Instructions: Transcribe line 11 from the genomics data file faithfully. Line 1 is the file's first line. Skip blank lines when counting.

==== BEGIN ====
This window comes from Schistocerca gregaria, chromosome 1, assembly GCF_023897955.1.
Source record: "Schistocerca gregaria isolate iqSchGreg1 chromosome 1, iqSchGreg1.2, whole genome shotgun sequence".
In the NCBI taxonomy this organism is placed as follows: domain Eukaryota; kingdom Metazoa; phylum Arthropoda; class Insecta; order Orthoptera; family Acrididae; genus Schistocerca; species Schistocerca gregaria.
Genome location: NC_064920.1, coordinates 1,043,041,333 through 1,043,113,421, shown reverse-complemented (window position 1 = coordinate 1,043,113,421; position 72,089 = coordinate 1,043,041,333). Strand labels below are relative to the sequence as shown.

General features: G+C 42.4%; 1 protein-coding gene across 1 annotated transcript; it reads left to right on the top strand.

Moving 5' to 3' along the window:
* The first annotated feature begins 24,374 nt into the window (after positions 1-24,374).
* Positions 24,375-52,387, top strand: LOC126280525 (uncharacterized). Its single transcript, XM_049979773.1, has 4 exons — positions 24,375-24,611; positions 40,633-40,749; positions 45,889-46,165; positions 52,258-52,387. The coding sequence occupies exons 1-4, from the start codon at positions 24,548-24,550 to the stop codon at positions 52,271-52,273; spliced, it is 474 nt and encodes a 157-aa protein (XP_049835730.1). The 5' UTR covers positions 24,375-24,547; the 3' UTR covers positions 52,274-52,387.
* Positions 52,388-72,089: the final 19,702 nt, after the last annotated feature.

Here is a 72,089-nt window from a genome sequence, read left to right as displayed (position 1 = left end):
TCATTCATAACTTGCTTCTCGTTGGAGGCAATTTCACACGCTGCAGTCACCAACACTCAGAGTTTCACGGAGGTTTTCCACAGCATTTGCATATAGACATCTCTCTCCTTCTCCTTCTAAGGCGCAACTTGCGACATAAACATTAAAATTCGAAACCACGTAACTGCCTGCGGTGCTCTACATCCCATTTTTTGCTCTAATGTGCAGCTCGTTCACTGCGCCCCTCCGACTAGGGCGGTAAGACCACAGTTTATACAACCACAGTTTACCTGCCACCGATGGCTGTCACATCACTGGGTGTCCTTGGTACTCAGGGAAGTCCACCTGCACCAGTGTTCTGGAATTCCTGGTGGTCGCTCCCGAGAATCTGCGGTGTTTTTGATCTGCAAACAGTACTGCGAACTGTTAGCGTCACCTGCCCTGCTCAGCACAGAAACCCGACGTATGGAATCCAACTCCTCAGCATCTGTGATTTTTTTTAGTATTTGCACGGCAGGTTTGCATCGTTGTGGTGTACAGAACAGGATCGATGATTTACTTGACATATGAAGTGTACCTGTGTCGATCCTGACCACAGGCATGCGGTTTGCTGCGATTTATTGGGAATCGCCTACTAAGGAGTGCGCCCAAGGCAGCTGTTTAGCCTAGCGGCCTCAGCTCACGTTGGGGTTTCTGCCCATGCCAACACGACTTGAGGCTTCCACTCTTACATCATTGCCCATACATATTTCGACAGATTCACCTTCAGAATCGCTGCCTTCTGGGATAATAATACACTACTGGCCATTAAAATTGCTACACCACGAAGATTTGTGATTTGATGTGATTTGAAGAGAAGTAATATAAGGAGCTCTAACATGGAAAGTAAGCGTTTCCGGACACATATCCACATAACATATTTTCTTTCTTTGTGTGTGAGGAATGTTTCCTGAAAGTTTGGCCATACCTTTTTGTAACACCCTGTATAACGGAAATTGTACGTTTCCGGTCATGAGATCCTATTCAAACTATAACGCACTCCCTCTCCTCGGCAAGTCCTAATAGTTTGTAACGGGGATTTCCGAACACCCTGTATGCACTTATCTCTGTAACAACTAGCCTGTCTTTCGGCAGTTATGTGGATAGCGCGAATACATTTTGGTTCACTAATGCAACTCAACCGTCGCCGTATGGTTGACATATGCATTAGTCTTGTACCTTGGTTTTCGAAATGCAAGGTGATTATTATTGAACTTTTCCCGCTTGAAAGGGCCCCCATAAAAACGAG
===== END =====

TCATTCATAACTTGCTTCTCGTTGGAGGCAATTTCACACGCTGCAGTCACCAACACTCAGAGTTTCACGGAGGTTTTCCACAGCATTTGCATATAGACATCTCTCTCCTTCTCCTTCTAAGGCGCAACTTGCGACATAAACATTAAAATTCGAAACCACGTAACTGCCTGCGGTGCTCTACATCCCATTTTTTGCTCTAATGTGCAGCTCGTTCACTGCGCCCCTCCGACTAGGGCGGTAAGACCACAGTTTATACAACCACAGTTTACCTGCCACCGATGGCTGTCACATCACTGGGTGTCCTTGGTACTCAGGGAAGTCCACCTGCACCAGTGTTCTGGAATTCCTGGTGGTCGCTCCCGAGAATCTGCGGTGTTTTTGATCTGCAAACAGTACTGCGAACTGTTAGCGTCACCTGCCCTGCTCAGCACAGAAACCCGACGTATGGAATCCAACTCCTCAGCATCTGTGATTTTTTTTAGTATTTGCACGGCAGGTTTGCATCGTTGTGGTGTACAGAACAGGATCGATGATTTACTTGACATATGAAGTGTACCTGTGTCGATCCTGACCACAGGCATGCGGTTTGCTGCGATTTATTGGGAATCGCCTACTAAGGAGTGCGCCCAAGGCAGCTGTTTAGCCTAGCGGCCTCAGCTCACGTTGGGGTTTCTGCCCATGCCAACACGACTTGAGGCTTCCACTCTTACATCATTGCCCATACATATTTCGACAGATTCACCTTCAGAATCGCTGCCTTCTGGGATAATAATACACTACTGGCCATTAAAATTGCTACACCACGAAGATTTGTGATTTGATGTGATTTGAAGAGAAGTAATATAAGGAGCTCTAACATGGAAAGTAAGCGTTTCCGGACACATATCCACATAACATATTTTCTTTCTTTGTGTGTGAGGAATGTTTCCTGAAAGTTTGGCCATACCTTTTTGTAACACCCTGTATAACGGAAATTGTACGTTTCCGGTCATGAGATCCTATTCAAACTATAACGCACTCCCTCTCCTCGGCAAGTCCTAATAGTTTGTAACGGGGATTTCCGAACACCCTGTATGCACTTATCTCTGTAACAACTAGCCTGTCTTTCGGCAGTTATGTGGATAGCGCGAATACATTTTGGTTCACTAATGCAACTCAACCGTCGCCGTATGGTTGACATATGCATTAGTCTTGTACCTTGGTTTTCGAAATGCAAGGTGATTATTATTGAACTTTTCCCGCTTGAAAGGGCCCCCATAAAAACGAG